More Americans are surviving cancer, but cancer treatments often take a toll on brain health. Chemo brain refers to a wide range of cognitive impairments affecting many cancer survivors for months or even decades. The neurological deficits may be minimal and short-term or drastic and permanent, decreasing or increasing over time. Studies suggest 75% of cancer survivors experience chemo brain during or after cancer treatment, and it lingers more than a few months for approximately 35%. Chemo brain is the topic of groundbreaking research currently underway.
Reports about chemo brain first appeared in the 1990s; the complaints came from people who had received high-dose chemotherapy. Women were among the first to speak out about cognitive problems and coined the term "chemo brain." Oncologists were initially skeptical about this phenomenon because they did not believe that chemotherapy treatments for non-central nervous system cancers could affect the brain. Now, studies indicate some chemotherapy medications do cross the blood-brain barrier. Thus, these drugs may be toxic to the brain or trigger inflammation. Surgery, radiation, and hormonal therapy appear to produce physiological reactions that potentially affect the brain as well.
Studies suggest chemo brain symptoms may develop before cancer treatment commences, and therapies may exacerbate the condition. Research published in Neuroscience found that tumor-fighting cytokines can cause inflammation in the brain and nervous system, affecting cognitive processing. A cancer diagnosis often leads to stress and depression, which can cloud the mind as well. Neuro-oncologists at the University of California, Irvine discovered chemotherapy kills brain stem cells that would have developed into neurons that create and store memories. These combined factors lead to shrinking in areas of the brain responsible for memory and learning. Anxiety, sleep problems, and oxidative stress can also contribute to the onset or progression of chemo brain in people with cancer. Clinical studies show that high anxiety and depression before cancer treatment correlates to low cognitive functioning.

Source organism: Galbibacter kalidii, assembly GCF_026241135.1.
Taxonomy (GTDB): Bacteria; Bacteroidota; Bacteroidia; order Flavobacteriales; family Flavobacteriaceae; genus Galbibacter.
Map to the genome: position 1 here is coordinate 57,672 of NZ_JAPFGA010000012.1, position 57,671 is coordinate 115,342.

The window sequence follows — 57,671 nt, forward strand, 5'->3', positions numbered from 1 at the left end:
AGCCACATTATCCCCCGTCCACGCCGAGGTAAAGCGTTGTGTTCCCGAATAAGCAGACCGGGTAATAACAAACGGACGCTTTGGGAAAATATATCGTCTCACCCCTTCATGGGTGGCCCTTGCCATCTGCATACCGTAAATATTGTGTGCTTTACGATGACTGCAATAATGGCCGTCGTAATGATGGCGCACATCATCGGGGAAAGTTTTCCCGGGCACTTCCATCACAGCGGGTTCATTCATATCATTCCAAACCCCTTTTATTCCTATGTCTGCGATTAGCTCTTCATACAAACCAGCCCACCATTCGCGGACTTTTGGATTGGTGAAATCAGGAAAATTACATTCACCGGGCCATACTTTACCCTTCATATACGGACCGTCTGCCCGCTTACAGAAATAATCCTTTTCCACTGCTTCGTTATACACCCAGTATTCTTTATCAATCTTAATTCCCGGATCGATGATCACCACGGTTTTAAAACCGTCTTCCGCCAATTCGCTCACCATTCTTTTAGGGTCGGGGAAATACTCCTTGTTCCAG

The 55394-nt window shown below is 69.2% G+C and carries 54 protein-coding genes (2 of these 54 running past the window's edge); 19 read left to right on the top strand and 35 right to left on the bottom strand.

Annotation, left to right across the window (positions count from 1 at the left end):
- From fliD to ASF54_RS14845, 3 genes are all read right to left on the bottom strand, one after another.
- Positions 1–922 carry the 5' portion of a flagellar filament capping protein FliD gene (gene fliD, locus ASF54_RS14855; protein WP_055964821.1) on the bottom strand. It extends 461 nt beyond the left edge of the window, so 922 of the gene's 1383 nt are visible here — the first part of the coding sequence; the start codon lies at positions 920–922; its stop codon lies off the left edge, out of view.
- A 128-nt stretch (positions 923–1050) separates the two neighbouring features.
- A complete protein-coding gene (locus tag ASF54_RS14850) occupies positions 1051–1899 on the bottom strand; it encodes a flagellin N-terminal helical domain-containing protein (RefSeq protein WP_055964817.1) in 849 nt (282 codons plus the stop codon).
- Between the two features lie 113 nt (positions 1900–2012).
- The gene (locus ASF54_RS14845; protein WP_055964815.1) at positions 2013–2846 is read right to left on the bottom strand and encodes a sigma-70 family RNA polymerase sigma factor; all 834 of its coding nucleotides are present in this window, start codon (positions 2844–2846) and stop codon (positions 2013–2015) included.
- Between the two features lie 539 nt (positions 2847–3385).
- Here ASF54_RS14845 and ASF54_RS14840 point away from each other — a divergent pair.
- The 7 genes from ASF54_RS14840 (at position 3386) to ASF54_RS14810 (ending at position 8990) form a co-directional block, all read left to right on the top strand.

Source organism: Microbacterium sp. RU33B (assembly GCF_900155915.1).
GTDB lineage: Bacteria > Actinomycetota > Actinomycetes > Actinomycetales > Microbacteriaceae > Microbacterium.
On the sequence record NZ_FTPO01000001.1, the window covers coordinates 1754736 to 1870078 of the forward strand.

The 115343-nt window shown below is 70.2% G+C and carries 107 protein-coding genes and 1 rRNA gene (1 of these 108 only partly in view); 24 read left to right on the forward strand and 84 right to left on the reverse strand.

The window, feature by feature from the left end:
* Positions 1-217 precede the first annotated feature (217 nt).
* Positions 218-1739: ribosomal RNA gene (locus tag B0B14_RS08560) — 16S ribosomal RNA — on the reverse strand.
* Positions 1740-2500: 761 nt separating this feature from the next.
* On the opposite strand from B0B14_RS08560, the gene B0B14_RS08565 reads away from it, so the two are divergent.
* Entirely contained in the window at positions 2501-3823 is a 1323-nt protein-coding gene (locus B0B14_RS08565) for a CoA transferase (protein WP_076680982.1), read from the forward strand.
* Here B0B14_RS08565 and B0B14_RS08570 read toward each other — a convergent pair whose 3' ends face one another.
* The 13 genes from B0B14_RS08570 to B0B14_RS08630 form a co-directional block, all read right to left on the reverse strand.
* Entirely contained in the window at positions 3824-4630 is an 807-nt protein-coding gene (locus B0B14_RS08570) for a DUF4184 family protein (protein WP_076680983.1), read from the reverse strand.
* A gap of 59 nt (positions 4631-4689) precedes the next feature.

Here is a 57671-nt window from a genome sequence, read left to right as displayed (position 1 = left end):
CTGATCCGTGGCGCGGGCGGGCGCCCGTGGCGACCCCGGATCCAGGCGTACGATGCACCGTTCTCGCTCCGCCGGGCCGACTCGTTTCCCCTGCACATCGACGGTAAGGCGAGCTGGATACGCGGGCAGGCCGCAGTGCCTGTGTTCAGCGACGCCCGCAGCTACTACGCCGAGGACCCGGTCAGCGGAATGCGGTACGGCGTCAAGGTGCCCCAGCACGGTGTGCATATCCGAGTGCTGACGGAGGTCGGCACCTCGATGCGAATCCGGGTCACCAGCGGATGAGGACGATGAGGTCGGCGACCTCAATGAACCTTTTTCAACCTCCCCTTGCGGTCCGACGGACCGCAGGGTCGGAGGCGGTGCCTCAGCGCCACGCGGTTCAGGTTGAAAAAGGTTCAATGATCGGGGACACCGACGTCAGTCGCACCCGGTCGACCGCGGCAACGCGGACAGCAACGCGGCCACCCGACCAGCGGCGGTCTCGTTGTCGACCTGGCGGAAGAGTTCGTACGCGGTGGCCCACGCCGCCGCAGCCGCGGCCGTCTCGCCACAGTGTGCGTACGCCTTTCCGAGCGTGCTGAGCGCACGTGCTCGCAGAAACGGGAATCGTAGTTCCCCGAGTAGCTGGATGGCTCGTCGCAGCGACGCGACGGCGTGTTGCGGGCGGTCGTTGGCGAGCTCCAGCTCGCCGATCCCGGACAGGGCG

A 2018 study published in Frontiers in Behavioral Neuroscience hypothesizes that neurological and psychological problems following chemotherapy are largely due to dysregulation of the gut-brain axis. Multiple pathways connect the gut and brain bidirectionally in both health and disease. The study’s authors posit that chemotherapy-induced toxicity primarily impacts the digestive tract and the central nervous system. Social and psychological factors affect digestive function and perceptions and behaviors regarding illness and pain. In turn, visceral discomfort influences behavior, mood, and nerve pathways. The study particularly examines evidence linking microbiota imbalance, intestinal permeability, and nerve damage with chemotherapy-induced neuroimmunological changes.
Chemo brain symptoms may subside after cancer treatments end. However, some people experience cognitive challenges for months after treatment, before returning to normal. Unfortunately, other individuals do not fully recover from chemo brain. Symptoms include